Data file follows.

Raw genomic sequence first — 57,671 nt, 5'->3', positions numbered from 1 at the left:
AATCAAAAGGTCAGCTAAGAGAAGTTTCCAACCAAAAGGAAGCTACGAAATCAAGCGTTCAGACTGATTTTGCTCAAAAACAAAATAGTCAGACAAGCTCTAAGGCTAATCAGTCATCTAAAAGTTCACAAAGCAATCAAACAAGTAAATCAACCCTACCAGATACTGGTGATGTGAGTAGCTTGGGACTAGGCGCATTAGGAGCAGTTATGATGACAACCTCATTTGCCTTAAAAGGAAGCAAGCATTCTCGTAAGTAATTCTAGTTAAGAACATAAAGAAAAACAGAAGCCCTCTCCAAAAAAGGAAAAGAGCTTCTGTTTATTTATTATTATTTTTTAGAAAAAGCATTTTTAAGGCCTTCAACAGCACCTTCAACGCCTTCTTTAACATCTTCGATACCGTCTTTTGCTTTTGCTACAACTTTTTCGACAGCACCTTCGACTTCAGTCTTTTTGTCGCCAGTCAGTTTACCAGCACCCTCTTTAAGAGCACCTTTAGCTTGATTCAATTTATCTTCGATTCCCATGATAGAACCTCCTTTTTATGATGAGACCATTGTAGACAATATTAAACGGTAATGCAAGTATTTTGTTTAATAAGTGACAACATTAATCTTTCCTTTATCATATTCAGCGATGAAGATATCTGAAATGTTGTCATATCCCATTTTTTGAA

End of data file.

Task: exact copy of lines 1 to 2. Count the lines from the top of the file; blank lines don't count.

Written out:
Raw genomic sequence first — 57,671 nt, 5'->3', positions numbered from 1 at the left:
AATCAAAAGGTCAGCTAAGAGAAGTTTCCAACCAAAAGGAAGCTACGAAATCAAGCGTTCAGACTGATTTTGCTCAAAAACAAAATAGTCAGACAAGCTCTAAGGCTAATCAGTCATCTAAAAGTTCACAAAGCAATCAAACAAGTAAATCAACCCTACCAGATACTGGTGATGTGAGTAGCTTGGGACTAGGCGCATTAGGAGCAGTTATGATGACAACCTCATTTGCCTTAAAAGGAAGCAAGCATTCTCGTAAGTAATTCTAGTTAAGAACATAAAGAAAAACAGAAGCCCTCTCCAAAAAAGGAAAAGAGCTTCTGTTTATTTATTATTATTTTTTAGAAAAAGCATTTTTAAGGCCTTCAACAGCACCTTCAACGCCTTCTTTAACATCTTCGATACCGTCTTTTGCTTTTGCTACAACTTTTTCGACAGCACCTTCGACTTCAGTCTTTTTGTCGCCAGTCAGTTTACCAGCACCCTCTTTAAGAGCACCTTTAGCTTGATTCAATTTATCTTCGATTCCCATGATAGAACCTCCTTTTTATGATGAGACCATTGTAGACAATATTAAACGGTAATGCAAGTATTTTGTTTAATAAGTGACAACATTAATCTTTCCTTTATCATATTCAGCGATGAAGATATCTGAAATGTTGTCATATCCCATTTTTTGAA